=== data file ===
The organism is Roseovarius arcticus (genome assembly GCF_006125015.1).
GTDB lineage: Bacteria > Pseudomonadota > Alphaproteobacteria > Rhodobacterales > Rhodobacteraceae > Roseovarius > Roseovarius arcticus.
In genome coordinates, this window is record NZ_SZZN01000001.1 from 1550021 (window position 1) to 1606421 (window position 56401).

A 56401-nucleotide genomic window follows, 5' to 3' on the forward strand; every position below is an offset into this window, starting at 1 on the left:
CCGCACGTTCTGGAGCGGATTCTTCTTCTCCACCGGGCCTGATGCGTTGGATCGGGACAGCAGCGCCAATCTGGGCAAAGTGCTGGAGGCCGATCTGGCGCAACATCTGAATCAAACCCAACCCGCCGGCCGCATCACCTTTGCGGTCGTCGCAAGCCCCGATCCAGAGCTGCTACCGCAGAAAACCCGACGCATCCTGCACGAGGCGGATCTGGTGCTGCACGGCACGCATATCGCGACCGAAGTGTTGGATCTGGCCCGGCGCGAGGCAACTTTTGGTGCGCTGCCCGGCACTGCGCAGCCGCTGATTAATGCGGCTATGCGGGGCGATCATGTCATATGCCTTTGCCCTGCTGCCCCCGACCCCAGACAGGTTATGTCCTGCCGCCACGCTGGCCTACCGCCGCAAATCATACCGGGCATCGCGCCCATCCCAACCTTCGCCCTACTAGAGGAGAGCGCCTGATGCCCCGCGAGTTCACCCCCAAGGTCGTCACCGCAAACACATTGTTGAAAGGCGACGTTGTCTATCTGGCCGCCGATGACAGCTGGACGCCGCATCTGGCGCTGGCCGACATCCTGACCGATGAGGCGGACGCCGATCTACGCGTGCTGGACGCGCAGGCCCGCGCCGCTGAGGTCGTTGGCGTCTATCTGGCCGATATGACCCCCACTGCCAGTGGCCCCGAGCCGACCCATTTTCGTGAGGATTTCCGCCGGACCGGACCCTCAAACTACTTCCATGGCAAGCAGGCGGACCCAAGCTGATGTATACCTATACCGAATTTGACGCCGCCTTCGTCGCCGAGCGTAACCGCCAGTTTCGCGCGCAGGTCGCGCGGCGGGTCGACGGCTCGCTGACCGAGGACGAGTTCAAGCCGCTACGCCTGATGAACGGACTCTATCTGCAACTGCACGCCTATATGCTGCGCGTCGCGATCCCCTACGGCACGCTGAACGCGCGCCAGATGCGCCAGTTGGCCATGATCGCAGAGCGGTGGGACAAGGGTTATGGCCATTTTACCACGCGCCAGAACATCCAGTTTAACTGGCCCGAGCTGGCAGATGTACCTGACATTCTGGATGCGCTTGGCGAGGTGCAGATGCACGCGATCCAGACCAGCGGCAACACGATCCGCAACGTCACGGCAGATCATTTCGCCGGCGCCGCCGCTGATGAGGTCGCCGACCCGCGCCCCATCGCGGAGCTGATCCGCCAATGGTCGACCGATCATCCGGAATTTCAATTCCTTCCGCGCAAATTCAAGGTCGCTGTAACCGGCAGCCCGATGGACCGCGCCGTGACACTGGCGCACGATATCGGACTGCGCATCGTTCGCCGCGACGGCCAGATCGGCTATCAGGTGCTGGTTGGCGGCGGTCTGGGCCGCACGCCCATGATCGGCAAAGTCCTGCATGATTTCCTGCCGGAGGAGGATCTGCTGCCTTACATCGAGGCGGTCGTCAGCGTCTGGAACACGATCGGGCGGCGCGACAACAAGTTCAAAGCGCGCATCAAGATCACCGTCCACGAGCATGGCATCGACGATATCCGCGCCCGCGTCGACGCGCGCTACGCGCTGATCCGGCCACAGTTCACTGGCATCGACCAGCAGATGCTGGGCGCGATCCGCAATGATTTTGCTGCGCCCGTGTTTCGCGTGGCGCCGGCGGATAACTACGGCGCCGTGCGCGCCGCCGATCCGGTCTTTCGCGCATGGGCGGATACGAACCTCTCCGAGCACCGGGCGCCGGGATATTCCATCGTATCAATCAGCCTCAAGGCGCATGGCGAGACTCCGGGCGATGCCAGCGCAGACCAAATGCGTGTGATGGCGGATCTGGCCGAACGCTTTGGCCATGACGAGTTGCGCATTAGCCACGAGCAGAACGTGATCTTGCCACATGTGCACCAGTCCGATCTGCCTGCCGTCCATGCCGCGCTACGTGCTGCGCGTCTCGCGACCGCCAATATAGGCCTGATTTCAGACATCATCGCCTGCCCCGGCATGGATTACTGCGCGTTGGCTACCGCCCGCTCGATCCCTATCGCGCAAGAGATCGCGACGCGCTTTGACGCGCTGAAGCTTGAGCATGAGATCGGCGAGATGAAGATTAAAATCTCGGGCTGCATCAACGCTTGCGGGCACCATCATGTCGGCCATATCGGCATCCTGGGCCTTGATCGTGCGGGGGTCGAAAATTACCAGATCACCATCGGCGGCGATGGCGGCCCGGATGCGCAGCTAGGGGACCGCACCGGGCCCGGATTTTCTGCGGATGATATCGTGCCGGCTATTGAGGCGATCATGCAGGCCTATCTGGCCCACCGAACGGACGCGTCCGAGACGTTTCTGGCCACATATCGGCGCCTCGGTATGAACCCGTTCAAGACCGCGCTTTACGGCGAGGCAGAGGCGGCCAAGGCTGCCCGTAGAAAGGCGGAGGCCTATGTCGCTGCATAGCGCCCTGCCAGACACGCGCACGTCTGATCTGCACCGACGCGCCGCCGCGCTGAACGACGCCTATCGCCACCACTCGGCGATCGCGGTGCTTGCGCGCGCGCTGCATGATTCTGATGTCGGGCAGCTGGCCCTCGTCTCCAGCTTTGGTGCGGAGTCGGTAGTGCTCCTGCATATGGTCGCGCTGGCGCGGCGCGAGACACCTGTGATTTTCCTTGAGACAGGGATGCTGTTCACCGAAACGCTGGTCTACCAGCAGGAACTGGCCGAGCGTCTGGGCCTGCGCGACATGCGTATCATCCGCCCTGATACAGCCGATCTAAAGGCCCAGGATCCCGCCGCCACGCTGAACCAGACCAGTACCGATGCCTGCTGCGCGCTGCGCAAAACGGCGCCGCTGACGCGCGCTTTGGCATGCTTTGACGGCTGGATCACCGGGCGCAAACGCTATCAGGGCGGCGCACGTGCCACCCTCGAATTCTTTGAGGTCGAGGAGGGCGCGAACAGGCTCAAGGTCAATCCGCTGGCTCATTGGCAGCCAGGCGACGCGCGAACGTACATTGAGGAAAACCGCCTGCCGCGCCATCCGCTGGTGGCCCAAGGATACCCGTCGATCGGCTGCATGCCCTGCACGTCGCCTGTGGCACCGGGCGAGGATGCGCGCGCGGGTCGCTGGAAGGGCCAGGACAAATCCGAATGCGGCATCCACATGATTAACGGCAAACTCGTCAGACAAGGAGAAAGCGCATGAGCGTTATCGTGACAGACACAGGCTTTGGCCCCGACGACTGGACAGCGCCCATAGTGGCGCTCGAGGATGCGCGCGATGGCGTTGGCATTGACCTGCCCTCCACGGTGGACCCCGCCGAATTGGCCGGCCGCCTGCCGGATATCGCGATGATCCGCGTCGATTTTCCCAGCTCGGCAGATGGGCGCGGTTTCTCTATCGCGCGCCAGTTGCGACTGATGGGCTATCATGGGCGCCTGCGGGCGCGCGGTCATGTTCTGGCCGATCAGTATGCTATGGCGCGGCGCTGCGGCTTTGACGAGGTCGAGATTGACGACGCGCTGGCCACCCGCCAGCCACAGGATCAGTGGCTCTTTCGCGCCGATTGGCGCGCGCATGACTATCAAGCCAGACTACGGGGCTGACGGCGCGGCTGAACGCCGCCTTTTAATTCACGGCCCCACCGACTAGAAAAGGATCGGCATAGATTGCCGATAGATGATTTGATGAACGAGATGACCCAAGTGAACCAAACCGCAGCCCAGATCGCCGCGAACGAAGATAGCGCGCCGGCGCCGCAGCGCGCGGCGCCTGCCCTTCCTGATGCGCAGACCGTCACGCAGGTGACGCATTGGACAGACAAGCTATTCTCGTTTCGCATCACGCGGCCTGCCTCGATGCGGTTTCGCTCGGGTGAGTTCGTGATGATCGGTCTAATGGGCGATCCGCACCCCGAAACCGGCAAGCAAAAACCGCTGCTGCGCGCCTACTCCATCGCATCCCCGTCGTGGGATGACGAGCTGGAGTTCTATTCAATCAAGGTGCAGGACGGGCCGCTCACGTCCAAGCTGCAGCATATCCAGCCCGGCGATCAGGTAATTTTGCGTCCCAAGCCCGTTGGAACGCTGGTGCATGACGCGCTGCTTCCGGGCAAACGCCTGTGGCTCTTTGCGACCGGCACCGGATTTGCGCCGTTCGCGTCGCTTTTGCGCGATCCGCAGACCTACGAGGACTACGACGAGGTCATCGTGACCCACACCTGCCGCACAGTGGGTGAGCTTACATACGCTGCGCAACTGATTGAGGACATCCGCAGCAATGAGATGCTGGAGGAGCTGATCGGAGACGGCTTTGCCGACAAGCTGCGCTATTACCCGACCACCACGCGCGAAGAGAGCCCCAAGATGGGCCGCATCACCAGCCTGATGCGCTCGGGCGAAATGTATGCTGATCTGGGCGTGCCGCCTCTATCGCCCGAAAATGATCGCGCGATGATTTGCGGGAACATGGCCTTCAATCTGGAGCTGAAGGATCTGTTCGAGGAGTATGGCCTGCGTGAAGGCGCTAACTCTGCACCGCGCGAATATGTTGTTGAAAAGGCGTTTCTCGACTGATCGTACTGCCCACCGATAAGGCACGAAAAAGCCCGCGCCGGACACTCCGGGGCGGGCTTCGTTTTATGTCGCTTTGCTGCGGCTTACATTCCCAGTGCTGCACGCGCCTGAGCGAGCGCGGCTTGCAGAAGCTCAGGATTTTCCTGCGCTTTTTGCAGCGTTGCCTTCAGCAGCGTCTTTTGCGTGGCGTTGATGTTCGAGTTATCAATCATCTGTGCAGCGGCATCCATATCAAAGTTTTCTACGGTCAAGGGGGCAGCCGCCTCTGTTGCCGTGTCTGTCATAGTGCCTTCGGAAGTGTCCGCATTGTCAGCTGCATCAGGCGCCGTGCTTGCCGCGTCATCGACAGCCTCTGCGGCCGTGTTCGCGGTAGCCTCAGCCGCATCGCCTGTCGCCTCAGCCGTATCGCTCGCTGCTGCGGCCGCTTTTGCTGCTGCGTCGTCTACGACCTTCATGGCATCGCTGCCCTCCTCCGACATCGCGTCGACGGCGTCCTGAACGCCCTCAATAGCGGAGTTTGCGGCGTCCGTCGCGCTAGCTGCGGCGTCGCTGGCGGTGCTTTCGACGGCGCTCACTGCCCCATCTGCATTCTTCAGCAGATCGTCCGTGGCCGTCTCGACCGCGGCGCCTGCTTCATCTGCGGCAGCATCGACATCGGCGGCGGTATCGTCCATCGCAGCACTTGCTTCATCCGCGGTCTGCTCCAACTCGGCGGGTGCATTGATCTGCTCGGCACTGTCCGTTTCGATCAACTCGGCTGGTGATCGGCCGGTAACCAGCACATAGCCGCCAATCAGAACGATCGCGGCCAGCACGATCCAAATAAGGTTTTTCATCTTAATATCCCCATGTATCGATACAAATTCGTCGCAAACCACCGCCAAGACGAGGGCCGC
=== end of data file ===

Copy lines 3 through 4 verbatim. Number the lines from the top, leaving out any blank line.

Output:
In genome coordinates, this window is record NZ_SZZN01000001.1 from 1550021 (window position 1) to 1606421 (window position 56401).

A 56401-nucleotide genomic window follows, 5' to 3' on the forward strand; every position below is an offset into this window, starting at 1 on the left: